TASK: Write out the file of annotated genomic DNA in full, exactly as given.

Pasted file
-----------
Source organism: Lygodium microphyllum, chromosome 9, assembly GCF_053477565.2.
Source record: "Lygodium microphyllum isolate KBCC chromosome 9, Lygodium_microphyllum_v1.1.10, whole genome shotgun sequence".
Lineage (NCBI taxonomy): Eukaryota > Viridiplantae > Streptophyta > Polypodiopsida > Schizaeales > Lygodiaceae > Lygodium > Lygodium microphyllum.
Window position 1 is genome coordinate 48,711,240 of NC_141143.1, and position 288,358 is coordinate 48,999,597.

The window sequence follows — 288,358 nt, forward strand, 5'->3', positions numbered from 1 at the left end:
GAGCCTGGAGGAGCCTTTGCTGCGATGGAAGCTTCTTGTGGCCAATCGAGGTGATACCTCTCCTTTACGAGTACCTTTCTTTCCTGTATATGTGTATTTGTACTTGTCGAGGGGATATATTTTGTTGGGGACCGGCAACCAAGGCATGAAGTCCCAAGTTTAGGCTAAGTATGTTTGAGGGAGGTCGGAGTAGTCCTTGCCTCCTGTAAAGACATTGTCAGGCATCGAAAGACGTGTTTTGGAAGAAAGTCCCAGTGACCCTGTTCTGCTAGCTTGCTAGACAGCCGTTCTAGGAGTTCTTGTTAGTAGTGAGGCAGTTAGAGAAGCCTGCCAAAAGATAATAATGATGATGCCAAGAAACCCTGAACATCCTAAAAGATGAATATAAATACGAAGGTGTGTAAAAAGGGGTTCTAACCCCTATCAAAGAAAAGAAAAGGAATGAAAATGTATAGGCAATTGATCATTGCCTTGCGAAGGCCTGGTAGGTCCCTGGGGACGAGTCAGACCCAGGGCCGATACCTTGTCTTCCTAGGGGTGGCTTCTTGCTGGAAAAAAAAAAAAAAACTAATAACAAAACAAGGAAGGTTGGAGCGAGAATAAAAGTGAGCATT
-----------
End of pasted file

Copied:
Source organism: Lygodium microphyllum, chromosome 9, assembly GCF_053477565.2.
Source record: "Lygodium microphyllum isolate KBCC chromosome 9, Lygodium_microphyllum_v1.1.10, whole genome shotgun sequence".
Lineage (NCBI taxonomy): Eukaryota > Viridiplantae > Streptophyta > Polypodiopsida > Schizaeales > Lygodiaceae > Lygodium > Lygodium microphyllum.
Window position 1 is genome coordinate 48,711,240 of NC_141143.1, and position 288,358 is coordinate 48,999,597.

The window sequence follows — 288,358 nt, forward strand, 5'->3', positions numbered from 1 at the left end:
GAGCCTGGAGGAGCCTTTGCTGCGATGGAAGCTTCTTGTGGCCAATCGAGGTGATACCTCTCCTTTACGAGTACCTTTCTTTCCTGTATATGTGTATTTGTACTTGTCGAGGGGATATATTTTGTTGGGGACCGGCAACCAAGGCATGAAGTCCCAAGTTTAGGCTAAGTATGTTTGAGGGAGGTCGGAGTAGTCCTTGCCTCCTGTAAAGACATTGTCAGGCATCGAAAGACGTGTTTTGGAAGAAAGTCCCAGTGACCCTGTTCTGCTAGCTTGCTAGACAGCCGTTCTAGGAGTTCTTGTTAGTAGTGAGGCAGTTAGAGAAGCCTGCCAAAAGATAATAATGATGATGCCAAGAAACCCTGAACATCCTAAAAGATGAATATAAATACGAAGGTGTGTAAAAAGGGGTTCTAACCCCTATCAAAGAAAAGAAAAGGAATGAAAATGTATAGGCAATTGATCATTGCCTTGCGAAGGCCTGGTAGGTCCCTGGGGACGAGTCAGACCCAGGGCCGATACCTTGTCTTCCTAGGGGTGGCTTCTTGCTGGAAAAAAAAAAAAAAACTAATAACAAAACAAGGAAGGTTGGAGCGAGAATAAAAGTGAGCATT